Earth Day is an annual event that takes place on April 22th. Earth Day is a celebration of mother nature and often leads to corporations and governments promising they can do better.
The annual event was first celebrated in 1970, when Gaylord Nelson, a senator from Wisconsin, decided to hold rallies which were dedicated to raising awareness of environmental issues. Nelson specifically raised awareness among the general public by shining a light on pollution. The senator initially created the idea for Earth Day in 1969 and was heavily influenced by the anti-Vietnam War sit-ins that took place on college campuses in the US. The sit-ins highlighted the success of rallies, and Nelson realized he could draw attention to a cause he held dear to his heart. He hoped that by attracting the interest of the general public, eventually, the federal government would take note that the planet was in a fragile condition.
Nelson encouraged the entire nation to participate and was pleasantly surprised when an astounding 20 million demonstrators participated. Nelson stated, “We had neither the time nor resources to organize 20 million demonstrators and the thousands of schools and local communities that participated. That was the remarkable thing about Earth Day. It organized itself.” The US government took note, and by the end of 1970, it established the Environmental Protection Agency, which specializes in matters regarding environmental protection. The US government followed through on its promises and, throughout the 1970s, ratified laws regarding environmental issues such as the ‘Clean Air Act’, the ‘Water Quality Improvement Act’, and the ‘Endangered Species Act.’ While Earth Day had a clear impact in the US, its global impact is undeniable. By 1990, more than 140 countries celebrated Earth Day. In Canada, Earth Day was first celebrated in 1990 and led to the formation of Earth Day Canada(EDC), a national charity dedicated to celebrating Earth Day. Earth Day has been praised for bringing greater attention to environmental issues and enticing governments to act.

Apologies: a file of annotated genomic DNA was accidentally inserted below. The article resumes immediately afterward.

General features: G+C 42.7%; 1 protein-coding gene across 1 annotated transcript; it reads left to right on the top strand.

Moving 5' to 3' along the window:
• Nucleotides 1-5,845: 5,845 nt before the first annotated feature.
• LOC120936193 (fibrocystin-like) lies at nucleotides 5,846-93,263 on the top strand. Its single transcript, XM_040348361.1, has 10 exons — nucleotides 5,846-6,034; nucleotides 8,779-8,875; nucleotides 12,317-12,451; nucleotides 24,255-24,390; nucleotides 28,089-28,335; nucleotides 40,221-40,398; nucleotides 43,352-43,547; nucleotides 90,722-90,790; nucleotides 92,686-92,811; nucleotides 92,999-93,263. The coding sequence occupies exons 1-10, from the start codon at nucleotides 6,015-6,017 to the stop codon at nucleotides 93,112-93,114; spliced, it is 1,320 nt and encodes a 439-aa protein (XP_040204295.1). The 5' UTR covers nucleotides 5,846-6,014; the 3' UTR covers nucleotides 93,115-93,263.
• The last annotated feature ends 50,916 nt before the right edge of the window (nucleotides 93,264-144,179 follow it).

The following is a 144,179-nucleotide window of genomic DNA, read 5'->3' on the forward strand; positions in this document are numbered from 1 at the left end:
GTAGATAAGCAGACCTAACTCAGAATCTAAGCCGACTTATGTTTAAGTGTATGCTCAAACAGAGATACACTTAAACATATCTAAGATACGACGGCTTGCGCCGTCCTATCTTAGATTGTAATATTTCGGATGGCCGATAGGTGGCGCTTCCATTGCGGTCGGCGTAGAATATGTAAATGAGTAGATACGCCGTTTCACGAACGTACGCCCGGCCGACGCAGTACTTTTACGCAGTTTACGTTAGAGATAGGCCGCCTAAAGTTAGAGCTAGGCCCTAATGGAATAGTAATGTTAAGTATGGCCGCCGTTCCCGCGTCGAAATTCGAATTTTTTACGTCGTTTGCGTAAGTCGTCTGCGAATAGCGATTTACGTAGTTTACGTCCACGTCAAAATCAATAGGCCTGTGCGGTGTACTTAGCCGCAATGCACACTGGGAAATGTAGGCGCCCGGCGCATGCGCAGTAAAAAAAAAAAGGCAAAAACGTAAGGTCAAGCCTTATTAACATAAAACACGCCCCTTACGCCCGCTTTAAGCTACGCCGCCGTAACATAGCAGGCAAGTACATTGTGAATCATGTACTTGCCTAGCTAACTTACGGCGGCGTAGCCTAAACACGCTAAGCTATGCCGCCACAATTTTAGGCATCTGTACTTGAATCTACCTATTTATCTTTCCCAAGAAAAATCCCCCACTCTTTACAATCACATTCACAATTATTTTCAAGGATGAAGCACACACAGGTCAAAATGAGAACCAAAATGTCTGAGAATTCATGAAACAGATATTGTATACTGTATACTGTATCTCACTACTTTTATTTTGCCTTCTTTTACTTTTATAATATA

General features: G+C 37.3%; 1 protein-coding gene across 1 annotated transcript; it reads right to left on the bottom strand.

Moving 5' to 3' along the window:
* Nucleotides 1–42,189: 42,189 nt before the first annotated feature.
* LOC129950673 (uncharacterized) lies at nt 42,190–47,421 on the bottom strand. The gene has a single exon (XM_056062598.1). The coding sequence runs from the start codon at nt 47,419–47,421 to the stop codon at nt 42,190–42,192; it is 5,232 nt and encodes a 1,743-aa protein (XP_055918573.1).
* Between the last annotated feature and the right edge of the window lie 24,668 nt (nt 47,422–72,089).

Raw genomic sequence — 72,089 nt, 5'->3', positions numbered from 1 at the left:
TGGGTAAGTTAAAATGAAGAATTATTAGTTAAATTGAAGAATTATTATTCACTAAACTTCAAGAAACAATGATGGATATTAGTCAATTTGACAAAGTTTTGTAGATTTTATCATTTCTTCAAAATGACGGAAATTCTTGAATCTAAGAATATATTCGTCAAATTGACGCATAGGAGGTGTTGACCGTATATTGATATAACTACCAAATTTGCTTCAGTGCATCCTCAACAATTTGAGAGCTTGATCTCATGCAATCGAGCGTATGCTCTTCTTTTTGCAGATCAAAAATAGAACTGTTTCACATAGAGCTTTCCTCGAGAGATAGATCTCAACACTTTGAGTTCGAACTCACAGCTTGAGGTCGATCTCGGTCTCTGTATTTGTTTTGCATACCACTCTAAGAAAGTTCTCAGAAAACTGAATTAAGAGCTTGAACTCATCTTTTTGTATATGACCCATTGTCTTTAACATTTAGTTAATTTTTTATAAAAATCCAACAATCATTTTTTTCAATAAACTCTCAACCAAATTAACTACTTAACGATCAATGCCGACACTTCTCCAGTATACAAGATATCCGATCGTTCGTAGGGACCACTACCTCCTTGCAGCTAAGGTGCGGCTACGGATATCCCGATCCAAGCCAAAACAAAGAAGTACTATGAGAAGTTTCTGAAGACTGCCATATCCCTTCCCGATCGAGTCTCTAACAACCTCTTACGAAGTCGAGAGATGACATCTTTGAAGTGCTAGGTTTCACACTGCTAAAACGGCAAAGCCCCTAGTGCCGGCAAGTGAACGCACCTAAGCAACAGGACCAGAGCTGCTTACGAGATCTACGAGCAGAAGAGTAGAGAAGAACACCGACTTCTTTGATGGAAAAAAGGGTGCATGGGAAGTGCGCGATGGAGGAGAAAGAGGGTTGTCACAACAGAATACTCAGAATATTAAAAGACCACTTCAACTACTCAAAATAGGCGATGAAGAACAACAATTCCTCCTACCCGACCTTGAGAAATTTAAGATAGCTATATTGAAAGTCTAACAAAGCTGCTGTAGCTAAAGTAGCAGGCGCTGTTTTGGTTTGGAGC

While the impact of Earth Day is undeniable, in recent years, citizens have pointed out the hypocrisy of giant corporations and governments who make a big deal about celebrating Earth Day but act in an environmentally harmful manner. For example, Apple posted about their ‘Earth Day lessons.’ Yet it leaves a bad taste in one’s mouth when Apple claims to care about the environment when its materials from obsolete electronics end up in landfills and cannot be fully recycled. Apple has also been criticized for making it more difficult to update and repair older versions of its electronics, so that consumers feel pressured to buy the latest version, leading to more waste. In April, Canada’s federal environmental minister approved a controversial oil field project in the Bay du Nord, off the coast of Newfoundland. While companies and governments should take steps to mitigate their carbon footprint, it should be a conscious effort and not just a PR stunt to improve the public perception of their brand.
Companies have also been accused of ‘greenwashing’- claiming they are more environmentally friendly than they are. In particular, fast fashion brands such as H&M and Zara have been called out for greenwashing. Greta Thunberg, a Swedish environmental activist, called out world leaders in a viral speech saying, “Build back better, blah blah blah, green economy, blah blah blah, net zero by 2050, blah blah blah, climate neutral, blah blah blah. This is all we hear from our so-called leaders. Words. Words that sound great, but so far have led to no action.”
It is clear that organizations and governments need to step up. We all need to do better. Below are some steps on how we can all pitch in.
• Turn off the lights when you leave the room and unplug your electronics. Shutting down a computer when it’s not in use cuts the energy consumption by 85 percent
• Limit water usage through simple steps like shorter showers and turning off the faucet when you brush your teeth.
• Shop wisely and responsibly: buy less plastic, use reusable shopping bags, and thrift more.
While it is clear we have a long way to go, little by little adds up to a lot, as Jillian Michaels stated.